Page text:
Here’s my bet on what the dates will really be. Based on meetings with the SEC, it appears that Reg BI and the RIA Interpretation are moving along towards completion. That probably means that the final rules will be completed near the end of the first quarter or early in the second quarter of 2019. There will then be a delayed implementation date. That could be January 1, 2020, or even later, e.g., one year after the final rule is published.

As a word of warning, though, the SEC takes the position that most of the guidance in the RIA Interpretation reflects the Commission’s view of the current requirements for RIAs. There are only three true proposals in the Interpretation and none of those deal with the standard of care.

What about the DOL? I believe that the DOL’s guidance will be sequential rather than concurrent. By that I mean that the DOL’s guidance will probably be, to a large degree, based on the SEC’s final rules. As a result, their guidance will follow the SEC’s, rather than being released at the same time.

I think the DOL guidance will, at the least, include a new class exemption to cover prohibited transactions resulting from nondiscretionary fiduciary investment advice. It would replace the joint DOL/IRS non-enforcement policy (Field Assistance Bulletin 2018-02). My best guess is that it would include, as some of its conditions, compliance with parts of Reg BI and perhaps even the RIA Interpretation. But, I think that it will also include the Impartial Conduct Standards, that is, adhering to the DOL’s best interest standard, receiving no more than reasonable compensation, and making no materially misleading statements.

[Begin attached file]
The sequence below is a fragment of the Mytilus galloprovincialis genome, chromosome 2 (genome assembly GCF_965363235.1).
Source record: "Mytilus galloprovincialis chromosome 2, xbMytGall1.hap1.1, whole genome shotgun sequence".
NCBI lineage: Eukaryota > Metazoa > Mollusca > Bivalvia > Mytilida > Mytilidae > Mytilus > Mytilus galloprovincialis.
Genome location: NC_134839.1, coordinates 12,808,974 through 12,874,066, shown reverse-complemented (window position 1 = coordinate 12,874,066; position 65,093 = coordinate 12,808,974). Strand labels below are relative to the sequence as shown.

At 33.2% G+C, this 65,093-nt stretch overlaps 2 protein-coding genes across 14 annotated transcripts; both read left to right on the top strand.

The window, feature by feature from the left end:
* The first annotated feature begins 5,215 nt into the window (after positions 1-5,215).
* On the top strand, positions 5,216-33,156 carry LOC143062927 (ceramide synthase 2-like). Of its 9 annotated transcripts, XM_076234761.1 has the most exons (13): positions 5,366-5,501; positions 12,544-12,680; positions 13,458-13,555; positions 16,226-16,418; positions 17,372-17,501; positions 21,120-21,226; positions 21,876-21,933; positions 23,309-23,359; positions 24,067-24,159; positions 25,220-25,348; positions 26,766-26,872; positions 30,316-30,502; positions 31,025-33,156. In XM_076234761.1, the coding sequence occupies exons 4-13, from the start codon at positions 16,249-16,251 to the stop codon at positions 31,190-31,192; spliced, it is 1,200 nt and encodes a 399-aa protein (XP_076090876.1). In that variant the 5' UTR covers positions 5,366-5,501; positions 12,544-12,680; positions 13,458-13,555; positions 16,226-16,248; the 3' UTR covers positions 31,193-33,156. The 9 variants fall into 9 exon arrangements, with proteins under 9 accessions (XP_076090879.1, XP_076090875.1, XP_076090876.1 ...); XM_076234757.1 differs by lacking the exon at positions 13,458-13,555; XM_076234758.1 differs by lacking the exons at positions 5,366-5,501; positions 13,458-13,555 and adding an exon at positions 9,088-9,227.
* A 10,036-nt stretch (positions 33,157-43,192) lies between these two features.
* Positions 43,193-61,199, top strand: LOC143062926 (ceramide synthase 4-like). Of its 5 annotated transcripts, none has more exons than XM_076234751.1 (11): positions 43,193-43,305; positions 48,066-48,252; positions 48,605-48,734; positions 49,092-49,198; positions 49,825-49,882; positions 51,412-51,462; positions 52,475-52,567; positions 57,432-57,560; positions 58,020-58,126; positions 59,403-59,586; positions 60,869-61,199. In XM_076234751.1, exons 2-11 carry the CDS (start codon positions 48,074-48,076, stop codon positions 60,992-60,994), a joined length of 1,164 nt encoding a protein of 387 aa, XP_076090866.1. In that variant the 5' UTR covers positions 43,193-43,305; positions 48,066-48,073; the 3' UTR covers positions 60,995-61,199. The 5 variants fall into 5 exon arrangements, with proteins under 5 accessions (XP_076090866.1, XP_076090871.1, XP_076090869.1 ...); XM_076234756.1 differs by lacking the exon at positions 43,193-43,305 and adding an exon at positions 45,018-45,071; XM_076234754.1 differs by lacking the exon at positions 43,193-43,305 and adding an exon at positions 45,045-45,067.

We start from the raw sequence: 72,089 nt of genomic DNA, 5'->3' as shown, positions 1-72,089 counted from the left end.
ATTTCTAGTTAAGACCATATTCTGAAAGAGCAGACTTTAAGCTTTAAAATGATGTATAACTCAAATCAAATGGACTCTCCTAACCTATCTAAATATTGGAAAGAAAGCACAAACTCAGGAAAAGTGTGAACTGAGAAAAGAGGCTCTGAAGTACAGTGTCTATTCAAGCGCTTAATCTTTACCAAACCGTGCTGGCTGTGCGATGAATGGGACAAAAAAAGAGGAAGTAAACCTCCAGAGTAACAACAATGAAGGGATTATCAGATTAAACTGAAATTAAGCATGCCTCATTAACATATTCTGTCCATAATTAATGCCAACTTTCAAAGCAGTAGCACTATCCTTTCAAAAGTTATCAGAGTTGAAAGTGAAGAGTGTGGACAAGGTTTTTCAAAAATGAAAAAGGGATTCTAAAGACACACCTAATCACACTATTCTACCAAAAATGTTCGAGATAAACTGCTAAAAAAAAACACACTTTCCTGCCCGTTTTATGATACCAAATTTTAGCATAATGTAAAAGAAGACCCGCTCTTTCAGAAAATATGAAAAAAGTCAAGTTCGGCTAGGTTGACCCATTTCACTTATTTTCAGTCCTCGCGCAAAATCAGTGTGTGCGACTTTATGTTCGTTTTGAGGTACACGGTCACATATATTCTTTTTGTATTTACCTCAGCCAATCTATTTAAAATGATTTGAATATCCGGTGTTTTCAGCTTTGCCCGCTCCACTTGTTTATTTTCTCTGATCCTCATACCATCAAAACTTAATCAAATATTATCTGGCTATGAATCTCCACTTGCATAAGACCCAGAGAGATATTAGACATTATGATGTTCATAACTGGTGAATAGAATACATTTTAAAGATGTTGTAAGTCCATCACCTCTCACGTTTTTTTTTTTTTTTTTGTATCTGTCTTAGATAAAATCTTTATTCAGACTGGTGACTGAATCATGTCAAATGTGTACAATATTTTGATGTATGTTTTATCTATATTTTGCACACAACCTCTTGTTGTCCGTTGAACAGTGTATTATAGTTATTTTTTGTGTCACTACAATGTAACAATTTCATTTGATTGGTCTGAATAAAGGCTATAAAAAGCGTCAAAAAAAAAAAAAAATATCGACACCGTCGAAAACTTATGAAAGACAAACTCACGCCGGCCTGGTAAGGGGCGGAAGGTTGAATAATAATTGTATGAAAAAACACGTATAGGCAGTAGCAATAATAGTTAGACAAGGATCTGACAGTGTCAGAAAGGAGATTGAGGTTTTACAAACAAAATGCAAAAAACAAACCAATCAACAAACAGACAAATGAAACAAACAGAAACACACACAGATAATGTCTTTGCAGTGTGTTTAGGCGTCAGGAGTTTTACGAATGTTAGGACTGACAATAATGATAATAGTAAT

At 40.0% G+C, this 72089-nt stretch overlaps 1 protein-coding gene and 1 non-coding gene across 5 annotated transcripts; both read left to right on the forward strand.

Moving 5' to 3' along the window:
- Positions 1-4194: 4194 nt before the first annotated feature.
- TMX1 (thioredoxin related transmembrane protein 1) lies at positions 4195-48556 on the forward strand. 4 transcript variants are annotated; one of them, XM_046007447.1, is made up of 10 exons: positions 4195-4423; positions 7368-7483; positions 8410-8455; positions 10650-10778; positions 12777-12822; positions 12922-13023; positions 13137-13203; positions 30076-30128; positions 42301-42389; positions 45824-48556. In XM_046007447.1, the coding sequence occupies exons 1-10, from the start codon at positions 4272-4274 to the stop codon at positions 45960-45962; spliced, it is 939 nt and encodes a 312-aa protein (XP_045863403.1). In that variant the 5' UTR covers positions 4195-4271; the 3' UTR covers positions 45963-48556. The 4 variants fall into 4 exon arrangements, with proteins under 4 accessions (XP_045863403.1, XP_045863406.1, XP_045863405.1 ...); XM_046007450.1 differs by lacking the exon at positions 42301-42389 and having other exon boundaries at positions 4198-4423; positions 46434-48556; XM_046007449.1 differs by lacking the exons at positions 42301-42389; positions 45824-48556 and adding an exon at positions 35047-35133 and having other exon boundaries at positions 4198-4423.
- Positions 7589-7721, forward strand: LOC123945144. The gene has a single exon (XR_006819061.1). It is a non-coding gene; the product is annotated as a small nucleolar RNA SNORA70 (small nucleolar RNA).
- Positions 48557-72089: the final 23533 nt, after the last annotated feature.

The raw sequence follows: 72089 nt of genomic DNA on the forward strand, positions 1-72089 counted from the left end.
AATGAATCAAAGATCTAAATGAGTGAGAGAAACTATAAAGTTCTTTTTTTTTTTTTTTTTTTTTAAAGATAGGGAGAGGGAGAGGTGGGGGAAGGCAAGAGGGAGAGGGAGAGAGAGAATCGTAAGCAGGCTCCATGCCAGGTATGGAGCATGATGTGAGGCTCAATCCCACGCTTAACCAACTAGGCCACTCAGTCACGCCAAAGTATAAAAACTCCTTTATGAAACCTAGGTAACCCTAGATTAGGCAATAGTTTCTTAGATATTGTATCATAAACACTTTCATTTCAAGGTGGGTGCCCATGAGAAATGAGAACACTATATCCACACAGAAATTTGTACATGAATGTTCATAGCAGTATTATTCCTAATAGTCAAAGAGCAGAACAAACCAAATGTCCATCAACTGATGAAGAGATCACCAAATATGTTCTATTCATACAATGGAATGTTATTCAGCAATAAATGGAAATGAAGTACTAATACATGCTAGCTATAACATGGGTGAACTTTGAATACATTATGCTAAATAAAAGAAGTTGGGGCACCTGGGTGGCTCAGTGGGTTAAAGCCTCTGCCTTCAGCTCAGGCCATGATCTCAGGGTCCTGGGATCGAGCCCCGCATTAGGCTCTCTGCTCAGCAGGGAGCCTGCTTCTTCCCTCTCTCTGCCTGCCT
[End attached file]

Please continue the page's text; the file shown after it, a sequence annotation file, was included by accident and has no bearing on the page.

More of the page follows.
It’s less clear what the DOL plans to do about the fiduciary rule. There may be nothing. On the other hand, there may be some tinkering, for example, saying that a fiduciary under the securities law is also a fiduciary under ERISA. That would obviously cover RIAs. However, I don’t see any possibility that the Department would re-propose the vacated Fiduciary Rule or anything close to it.

Caveat: The future in unknowable. The educated guesses in this article are just that . . . “guesses.” But they are educated by experience and information. Don’t take them to the bank, but don’t toss them out either.

To automatically receive these articles in your in box, you can sign up on my blog at http://fredreish.com/insight/. Just enter your name and email address under the “sign up for our e-newsletter” option, and click on the button to subscribe.

The views expressed in this article are the views of Fred Reish, and do not necessarily reflect the views of Drinker Biddle & Reath.

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Best Interest Standard of Care for Advisors #2

I am writing two series of articles that together are called “The Bests.” One is about Best Practices for plan sponsors, while the other is about the Best Interest Standard of Care for advisors. Each series is numbered separately to make it easier to identify the subject that is most relevant to you.

This is the second of the series about the Best Interest Standard of Care.

In my last post, I discuss the remarkable similarities among the SEC’s proposed Regulation Best Interest, the SEC’s proposed Interpretation for investment advisors, the DOL’s Best Interest standard of care (which is a combination of ERISA’s prudent man rule and duty of loyalty), and the New York State Best Interest standard for sales of annuities and insurance products. All of those rules require that advisors act with care, skill, prudence and diligence, and that they place the interests of the investor ahead of their own.